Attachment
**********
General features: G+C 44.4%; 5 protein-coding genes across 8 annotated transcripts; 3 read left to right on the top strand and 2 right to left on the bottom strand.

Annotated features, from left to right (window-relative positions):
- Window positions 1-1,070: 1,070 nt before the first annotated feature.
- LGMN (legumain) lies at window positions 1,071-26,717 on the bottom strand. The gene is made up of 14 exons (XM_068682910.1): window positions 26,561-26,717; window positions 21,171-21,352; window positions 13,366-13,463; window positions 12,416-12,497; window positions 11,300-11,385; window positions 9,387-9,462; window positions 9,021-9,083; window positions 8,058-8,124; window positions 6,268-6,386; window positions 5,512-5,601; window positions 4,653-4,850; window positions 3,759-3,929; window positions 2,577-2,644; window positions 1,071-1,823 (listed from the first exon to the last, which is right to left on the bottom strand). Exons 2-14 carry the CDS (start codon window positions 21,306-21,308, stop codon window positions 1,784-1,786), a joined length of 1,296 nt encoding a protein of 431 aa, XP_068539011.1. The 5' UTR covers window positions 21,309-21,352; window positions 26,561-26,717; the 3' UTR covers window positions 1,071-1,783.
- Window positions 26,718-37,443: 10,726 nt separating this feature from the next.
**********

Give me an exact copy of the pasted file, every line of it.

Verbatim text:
General features: G+C 44.4%; 5 protein-coding genes across 8 annotated transcripts; 3 read left to right on the top strand and 2 right to left on the bottom strand.

Annotated features, from left to right (window-relative positions):
- Window positions 1-1,070: 1,070 nt before the first annotated feature.
- LGMN (legumain) lies at window positions 1,071-26,717 on the bottom strand. The gene is made up of 14 exons (XM_068682910.1): window positions 26,561-26,717; window positions 21,171-21,352; window positions 13,366-13,463; window positions 12,416-12,497; window positions 11,300-11,385; window positions 9,387-9,462; window positions 9,021-9,083; window positions 8,058-8,124; window positions 6,268-6,386; window positions 5,512-5,601; window positions 4,653-4,850; window positions 3,759-3,929; window positions 2,577-2,644; window positions 1,071-1,823 (listed from the first exon to the last, which is right to left on the bottom strand). Exons 2-14 carry the CDS (start codon window positions 21,306-21,308, stop codon window positions 1,784-1,786), a joined length of 1,296 nt encoding a protein of 431 aa, XP_068539011.1. The 5' UTR covers window positions 21,309-21,352; window positions 26,561-26,717; the 3' UTR covers window positions 1,071-1,783.
- Window positions 26,718-37,443: 10,726 nt separating this feature from the next.